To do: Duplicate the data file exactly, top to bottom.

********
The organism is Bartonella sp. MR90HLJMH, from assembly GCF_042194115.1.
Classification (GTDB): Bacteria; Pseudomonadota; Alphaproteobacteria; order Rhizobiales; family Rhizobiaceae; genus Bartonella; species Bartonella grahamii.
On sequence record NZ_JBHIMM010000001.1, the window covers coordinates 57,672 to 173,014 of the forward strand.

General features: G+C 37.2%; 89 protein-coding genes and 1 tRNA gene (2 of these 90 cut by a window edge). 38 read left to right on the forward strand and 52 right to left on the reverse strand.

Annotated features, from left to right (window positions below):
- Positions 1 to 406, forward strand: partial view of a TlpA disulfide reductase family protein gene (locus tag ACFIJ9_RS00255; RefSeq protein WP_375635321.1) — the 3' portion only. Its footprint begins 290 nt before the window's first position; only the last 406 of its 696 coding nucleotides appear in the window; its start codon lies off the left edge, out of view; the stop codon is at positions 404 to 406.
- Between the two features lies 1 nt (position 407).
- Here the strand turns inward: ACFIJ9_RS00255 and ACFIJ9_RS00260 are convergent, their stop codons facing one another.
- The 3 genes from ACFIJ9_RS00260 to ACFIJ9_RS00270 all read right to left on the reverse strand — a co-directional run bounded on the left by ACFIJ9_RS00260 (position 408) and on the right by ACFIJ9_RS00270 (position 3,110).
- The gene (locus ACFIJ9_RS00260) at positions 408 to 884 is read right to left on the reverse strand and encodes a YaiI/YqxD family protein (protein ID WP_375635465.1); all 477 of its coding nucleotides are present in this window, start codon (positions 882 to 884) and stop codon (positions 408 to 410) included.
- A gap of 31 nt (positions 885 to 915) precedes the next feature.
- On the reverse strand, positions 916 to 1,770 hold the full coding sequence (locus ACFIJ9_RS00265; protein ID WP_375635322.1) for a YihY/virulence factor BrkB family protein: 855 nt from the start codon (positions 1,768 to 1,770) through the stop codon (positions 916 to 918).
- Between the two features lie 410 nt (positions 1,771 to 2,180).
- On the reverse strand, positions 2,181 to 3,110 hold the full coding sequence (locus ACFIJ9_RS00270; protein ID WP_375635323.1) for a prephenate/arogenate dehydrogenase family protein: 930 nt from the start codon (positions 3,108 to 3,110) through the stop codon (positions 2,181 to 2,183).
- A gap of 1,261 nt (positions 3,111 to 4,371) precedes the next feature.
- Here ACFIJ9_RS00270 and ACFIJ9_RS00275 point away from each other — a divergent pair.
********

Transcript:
The organism is Bartonella sp. MR90HLJMH, from assembly GCF_042194115.1.
Classification (GTDB): Bacteria; Pseudomonadota; Alphaproteobacteria; order Rhizobiales; family Rhizobiaceae; genus Bartonella; species Bartonella grahamii.
On sequence record NZ_JBHIMM010000001.1, the window covers coordinates 57,672 to 173,014 of the forward strand.

General features: G+C 37.2%; 89 protein-coding genes and 1 tRNA gene (2 of these 90 cut by a window edge). 38 read left to right on the forward strand and 52 right to left on the reverse strand.

Annotated features, from left to right (window positions below):
- Positions 1 to 406, forward strand: partial view of a TlpA disulfide reductase family protein gene (locus tag ACFIJ9_RS00255; RefSeq protein WP_375635321.1) — the 3' portion only. Its footprint begins 290 nt before the window's first position; only the last 406 of its 696 coding nucleotides appear in the window; its start codon lies off the left edge, out of view; the stop codon is at positions 404 to 406.
- Between the two features lies 1 nt (position 407).
- Here the strand turns inward: ACFIJ9_RS00255 and ACFIJ9_RS00260 are convergent, their stop codons facing one another.
- The 3 genes from ACFIJ9_RS00260 to ACFIJ9_RS00270 all read right to left on the reverse strand — a co-directional run bounded on the left by ACFIJ9_RS00260 (position 408) and on the right by ACFIJ9_RS00270 (position 3,110).
- The gene (locus ACFIJ9_RS00260) at positions 408 to 884 is read right to left on the reverse strand and encodes a YaiI/YqxD family protein (protein ID WP_375635465.1); all 477 of its coding nucleotides are present in this window, start codon (positions 882 to 884) and stop codon (positions 408 to 410) included.
- A gap of 31 nt (positions 885 to 915) precedes the next feature.
- On the reverse strand, positions 916 to 1,770 hold the full coding sequence (locus ACFIJ9_RS00265; protein ID WP_375635322.1) for a YihY/virulence factor BrkB family protein: 855 nt from the start codon (positions 1,768 to 1,770) through the stop codon (positions 916 to 918).
- Between the two features lie 410 nt (positions 1,771 to 2,180).
- On the reverse strand, positions 2,181 to 3,110 hold the full coding sequence (locus ACFIJ9_RS00270; protein ID WP_375635323.1) for a prephenate/arogenate dehydrogenase family protein: 930 nt from the start codon (positions 3,108 to 3,110) through the stop codon (positions 2,181 to 2,183).
- A gap of 1,261 nt (positions 3,111 to 4,371) precedes the next feature.
- Here ACFIJ9_RS00270 and ACFIJ9_RS00275 point away from each other — a divergent pair.